In an interview with the New York Times, Ron Paul detailed his conversations with Republican National Convention organizers, who he says offered him a speaking slot under conditions he couldn't meet.
According to Paul, convention planners offered the Texas congressman the chance to speak under two conditions: that he gave a speech pre-approved by Romney's campaign, and that he give a "full-fledged" endorsement of Mitt Romney.
“It wouldn’t be my speech," Paul said. "That would undo everything I’ve done in the last 30 years. I don’t fully endorse him for president."
While the libertarian candidate effectively ended his presidential bid when he announced that he would stop formally campaigning in May, many of his supporters have held on to the hope that Paul could amass enough support to challenge Romney's nomination. As the Associated Press points out, several hundred delegates are still pledged to support Paul.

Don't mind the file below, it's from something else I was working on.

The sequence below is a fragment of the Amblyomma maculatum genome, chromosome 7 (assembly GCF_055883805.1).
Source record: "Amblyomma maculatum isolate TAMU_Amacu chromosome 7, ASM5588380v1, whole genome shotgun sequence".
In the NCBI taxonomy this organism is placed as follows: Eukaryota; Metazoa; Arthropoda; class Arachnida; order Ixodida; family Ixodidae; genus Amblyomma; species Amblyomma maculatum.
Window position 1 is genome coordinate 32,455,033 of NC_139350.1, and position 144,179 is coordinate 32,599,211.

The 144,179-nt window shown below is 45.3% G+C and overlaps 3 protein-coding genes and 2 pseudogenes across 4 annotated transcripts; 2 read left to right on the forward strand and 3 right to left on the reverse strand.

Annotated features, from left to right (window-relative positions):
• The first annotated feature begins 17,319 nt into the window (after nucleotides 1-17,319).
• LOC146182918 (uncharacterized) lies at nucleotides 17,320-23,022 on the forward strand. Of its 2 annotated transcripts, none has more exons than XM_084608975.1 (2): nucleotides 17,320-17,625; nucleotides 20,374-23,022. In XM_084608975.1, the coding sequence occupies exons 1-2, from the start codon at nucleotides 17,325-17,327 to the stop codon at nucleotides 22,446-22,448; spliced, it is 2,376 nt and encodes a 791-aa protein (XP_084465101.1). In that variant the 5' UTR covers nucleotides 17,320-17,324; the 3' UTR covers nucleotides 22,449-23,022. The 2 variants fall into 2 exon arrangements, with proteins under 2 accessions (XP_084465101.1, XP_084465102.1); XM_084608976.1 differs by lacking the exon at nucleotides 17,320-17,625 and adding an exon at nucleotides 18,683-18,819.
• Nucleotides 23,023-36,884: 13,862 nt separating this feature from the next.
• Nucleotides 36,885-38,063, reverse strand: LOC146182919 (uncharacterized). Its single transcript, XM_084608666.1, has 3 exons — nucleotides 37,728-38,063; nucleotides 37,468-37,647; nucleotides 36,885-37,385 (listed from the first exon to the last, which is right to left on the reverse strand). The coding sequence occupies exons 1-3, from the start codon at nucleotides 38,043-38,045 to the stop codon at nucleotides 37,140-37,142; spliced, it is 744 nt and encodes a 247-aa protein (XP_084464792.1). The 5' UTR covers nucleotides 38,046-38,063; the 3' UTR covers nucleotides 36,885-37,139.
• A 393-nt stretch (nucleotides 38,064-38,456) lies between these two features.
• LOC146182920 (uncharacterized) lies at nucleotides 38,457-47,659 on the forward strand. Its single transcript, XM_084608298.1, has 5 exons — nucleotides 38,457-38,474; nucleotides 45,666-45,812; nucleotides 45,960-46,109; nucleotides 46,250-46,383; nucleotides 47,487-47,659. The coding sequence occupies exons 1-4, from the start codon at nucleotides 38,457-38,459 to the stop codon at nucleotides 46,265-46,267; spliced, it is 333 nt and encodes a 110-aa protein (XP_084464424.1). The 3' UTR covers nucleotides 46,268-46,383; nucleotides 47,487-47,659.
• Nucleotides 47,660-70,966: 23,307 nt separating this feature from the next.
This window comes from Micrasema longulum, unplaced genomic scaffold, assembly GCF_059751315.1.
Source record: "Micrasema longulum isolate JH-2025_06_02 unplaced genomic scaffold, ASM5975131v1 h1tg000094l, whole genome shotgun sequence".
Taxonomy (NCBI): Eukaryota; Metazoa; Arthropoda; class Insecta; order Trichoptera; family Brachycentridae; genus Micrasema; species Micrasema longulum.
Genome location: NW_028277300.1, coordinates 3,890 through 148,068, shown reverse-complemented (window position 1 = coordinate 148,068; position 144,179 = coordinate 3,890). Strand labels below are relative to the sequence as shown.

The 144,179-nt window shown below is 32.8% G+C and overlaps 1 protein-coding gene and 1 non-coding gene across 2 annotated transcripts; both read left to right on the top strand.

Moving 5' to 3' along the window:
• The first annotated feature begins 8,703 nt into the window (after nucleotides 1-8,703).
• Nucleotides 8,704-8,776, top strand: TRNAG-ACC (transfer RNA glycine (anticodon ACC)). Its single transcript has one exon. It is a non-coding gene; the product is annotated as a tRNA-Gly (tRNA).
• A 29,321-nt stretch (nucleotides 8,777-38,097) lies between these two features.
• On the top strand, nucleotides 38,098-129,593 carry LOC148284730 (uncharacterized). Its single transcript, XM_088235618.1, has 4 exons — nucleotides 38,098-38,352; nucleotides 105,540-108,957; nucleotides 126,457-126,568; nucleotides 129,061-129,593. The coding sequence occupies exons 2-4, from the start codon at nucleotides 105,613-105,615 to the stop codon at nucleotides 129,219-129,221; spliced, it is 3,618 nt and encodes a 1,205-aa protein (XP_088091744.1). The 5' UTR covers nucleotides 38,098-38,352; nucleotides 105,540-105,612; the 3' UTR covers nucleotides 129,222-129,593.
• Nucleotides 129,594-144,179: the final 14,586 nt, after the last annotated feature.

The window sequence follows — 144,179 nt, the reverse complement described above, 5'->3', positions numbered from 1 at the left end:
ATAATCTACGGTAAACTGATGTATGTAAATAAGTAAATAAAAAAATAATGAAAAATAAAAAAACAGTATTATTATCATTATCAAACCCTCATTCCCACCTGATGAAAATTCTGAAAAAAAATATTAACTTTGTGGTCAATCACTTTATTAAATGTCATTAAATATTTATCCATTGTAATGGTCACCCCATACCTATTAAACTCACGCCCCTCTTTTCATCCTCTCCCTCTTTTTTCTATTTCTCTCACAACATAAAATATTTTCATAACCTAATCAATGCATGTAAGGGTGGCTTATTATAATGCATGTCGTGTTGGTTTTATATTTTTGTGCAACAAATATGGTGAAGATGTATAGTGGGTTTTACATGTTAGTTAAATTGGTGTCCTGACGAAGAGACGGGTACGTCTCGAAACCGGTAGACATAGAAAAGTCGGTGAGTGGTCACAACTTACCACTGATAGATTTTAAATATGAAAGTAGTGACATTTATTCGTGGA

Romney's camp has made attempts at mending fences with Paul and his devotees. CBS News reported that a video paying tribute to Paul will be played during the convention.
"While they certainly disagree on many issues, they always have had ... a mutual respect," Romney campaign strategist Russ Schriefer told CBS.
However, Paul's reluctance to give his rival a ringing endorsement should come as little surprise. In May, Paul campaign chairman Jesse Benton told reporters that formal backing was unlikely.
"I would never say never," he said. "I do not believe that that is likely."